6-point framework for Social Media Marketing strategy

Social Media Marketing Strategy is the buzz-phrase of all marketers these days.

However, we recently found out that all the “strategy” related buzz flowing around actually boils down to the TOOLs used – and not the STRATEGY. In a previous post we briefly outlined the 3 foundations on which SMM strategy should be built upon. This post will focus upon developing a framework for developing SMM campaign strategy.

Like any strategy, the framework for SMM campaign can be simply depicted as a closed loop system (see figure).

6-point closed-loop strategy framework

Where are we?

To know this, we need to gain intelligence on our competitors and customers. We need to monitor and listen to the buzz around our industry and category, utilizing independent resources and tools available online.

Secondly, even though social-media knowledge is high among most customers and industries, we still need to assess the current level of social-media readiness of our customer universe. An understanding of this will make a difference in deciding the tools we’d like to employ during the later stages.

Thirdly, we also need to identify our digital assets and our available content, which should give a fair indication of the level of resource allocation needed for our campaign.

Who are with us?

Analysis involved in the above steps will specify the target audience we need to address and their social-technographic profile. We need to identify which social media clusters or combination of these would work for us.

Where do we want to go?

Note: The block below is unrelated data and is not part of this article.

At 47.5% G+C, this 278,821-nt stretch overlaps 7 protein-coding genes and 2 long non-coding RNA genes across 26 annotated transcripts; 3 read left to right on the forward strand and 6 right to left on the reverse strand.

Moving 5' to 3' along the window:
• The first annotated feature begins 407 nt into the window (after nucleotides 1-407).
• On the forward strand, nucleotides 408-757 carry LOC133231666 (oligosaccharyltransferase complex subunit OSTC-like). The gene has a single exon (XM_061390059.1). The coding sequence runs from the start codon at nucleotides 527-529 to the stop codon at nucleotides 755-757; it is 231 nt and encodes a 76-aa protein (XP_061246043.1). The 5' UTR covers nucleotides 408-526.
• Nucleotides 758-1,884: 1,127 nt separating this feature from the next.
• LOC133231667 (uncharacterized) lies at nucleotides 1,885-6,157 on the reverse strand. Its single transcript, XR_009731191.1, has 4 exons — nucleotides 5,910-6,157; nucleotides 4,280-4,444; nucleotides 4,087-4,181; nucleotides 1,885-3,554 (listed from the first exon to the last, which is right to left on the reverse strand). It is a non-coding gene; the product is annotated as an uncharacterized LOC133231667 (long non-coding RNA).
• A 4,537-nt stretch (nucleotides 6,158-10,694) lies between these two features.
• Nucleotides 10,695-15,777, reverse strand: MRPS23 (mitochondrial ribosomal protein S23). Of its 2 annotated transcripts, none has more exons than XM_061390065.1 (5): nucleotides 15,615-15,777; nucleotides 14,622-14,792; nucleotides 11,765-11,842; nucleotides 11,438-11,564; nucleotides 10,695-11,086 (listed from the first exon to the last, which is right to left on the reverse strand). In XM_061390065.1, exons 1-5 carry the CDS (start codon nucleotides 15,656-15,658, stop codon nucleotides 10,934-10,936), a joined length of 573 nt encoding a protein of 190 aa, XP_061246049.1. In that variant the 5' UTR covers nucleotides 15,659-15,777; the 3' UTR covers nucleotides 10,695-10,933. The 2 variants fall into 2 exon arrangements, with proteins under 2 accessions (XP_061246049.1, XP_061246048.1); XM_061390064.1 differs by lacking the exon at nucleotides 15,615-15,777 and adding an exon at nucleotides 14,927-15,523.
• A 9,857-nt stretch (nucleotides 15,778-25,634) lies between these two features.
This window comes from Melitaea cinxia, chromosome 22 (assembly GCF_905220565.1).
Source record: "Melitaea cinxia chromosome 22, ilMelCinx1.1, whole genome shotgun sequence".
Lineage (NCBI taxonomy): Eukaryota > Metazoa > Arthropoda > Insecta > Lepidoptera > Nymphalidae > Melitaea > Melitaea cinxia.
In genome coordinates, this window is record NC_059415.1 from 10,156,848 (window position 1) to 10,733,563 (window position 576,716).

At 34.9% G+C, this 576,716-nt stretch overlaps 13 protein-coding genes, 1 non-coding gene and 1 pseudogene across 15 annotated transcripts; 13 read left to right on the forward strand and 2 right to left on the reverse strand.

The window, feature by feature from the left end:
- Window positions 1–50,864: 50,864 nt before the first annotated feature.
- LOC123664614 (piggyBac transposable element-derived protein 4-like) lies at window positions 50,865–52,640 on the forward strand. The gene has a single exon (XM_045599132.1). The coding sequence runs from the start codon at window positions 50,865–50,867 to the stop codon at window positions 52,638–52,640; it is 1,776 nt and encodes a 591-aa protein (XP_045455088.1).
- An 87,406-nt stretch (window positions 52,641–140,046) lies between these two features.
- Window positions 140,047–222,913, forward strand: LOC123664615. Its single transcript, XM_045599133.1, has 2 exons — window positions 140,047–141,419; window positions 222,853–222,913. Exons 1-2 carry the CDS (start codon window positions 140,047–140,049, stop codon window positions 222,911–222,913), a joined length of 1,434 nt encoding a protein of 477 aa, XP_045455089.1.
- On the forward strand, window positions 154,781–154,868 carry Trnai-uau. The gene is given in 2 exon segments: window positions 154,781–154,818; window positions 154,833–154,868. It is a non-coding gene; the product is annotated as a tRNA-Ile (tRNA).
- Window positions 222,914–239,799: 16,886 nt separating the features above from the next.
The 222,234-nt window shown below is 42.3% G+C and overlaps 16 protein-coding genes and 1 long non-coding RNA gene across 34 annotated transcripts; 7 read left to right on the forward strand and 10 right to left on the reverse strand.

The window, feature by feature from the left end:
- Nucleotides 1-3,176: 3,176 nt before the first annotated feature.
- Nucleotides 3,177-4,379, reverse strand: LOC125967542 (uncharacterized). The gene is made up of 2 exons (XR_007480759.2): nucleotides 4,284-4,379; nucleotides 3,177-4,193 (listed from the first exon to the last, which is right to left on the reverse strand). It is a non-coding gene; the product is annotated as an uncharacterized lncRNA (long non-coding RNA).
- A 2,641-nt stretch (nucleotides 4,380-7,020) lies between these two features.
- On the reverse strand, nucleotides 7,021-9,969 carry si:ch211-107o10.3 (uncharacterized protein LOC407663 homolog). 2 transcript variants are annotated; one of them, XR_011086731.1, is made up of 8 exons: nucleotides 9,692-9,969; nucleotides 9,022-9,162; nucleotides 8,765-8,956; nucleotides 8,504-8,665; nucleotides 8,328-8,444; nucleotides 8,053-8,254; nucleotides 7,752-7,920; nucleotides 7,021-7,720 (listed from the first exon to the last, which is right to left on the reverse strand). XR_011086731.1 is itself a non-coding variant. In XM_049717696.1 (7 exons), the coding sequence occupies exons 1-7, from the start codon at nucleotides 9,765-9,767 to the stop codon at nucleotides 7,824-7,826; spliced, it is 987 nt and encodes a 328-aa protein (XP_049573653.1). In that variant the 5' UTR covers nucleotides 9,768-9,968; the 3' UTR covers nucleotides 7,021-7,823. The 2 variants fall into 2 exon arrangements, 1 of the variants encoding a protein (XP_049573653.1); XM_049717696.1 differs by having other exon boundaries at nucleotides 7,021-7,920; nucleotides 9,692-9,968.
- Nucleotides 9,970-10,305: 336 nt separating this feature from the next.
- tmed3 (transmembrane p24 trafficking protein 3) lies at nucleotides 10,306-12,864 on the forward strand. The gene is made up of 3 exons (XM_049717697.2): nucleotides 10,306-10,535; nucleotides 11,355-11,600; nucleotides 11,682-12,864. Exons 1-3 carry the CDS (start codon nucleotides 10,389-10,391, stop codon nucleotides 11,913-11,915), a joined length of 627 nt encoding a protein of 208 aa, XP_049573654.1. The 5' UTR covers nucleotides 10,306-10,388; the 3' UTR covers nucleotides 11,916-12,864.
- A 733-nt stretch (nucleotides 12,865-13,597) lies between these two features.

Our Analysis would also give an indication about our realistic Goals / Objectives for the campaign. These objectives must be aligned with the target audience clusters and the metrics we’d employ to monitor / measure our campaign. From this, we’d have targeted and measurable objectives.

While setting objectives we also need to gain a balance between “effectiveness” and ‘impact” of the campaign. Broadly, the objectives could be:

  1. Listening – Researching to gain customer understanding
  2. Talking – Spreading Co. messages
  3. Energising – Powered buzz created by enthusiastic customers
  4. Supporting – Helping customers support each-other
  5. Embracing – Integrating customers into the business (e.g. participating in design process) – though applicable in case any of 4 other objectives has already been met.

How can we go there?

The processes involved in achieving our objectives need to be carefully formulated. The need and current level of social-media readiness will lead to employable tactics from an ever increasing universe of tools available; e.g. blogging, micro-blogging, multimedia sharing, bookmarking, etc. From this we’d get an idea of the share of investments needed out of overall online budgets.

Secondly, we need to integrate the social media tools with other online tools and tactics employed (e.g. SEM, PPC, SEO, SMO, etc.). Monitoring and management of tactics and resources is crucial at this stage. We need to select SM platforms based on tactical effectiveness and architectural fitness.

Are we ready to go?

Once the processes have been formulated, we need to develop SM architecture in order to map out the multiple activity levels. For any SM campaign, the Blog acts as the hub, while the communities (e.e. Facebook, Youtube), forums, outposts (e.g. Twitter) act as the spokes of the structure.

Taken as a whole, the SM architecture acts as an interface of the SM campaign for the target audience, as well as acts as a dashboard to control campaign implementation.

What’s our progress?

Once implemented, we need to constantly monitor the campaign for its effectiveness, based on the metrics set at the 3rd stage and take steps to amend tactics as we go along.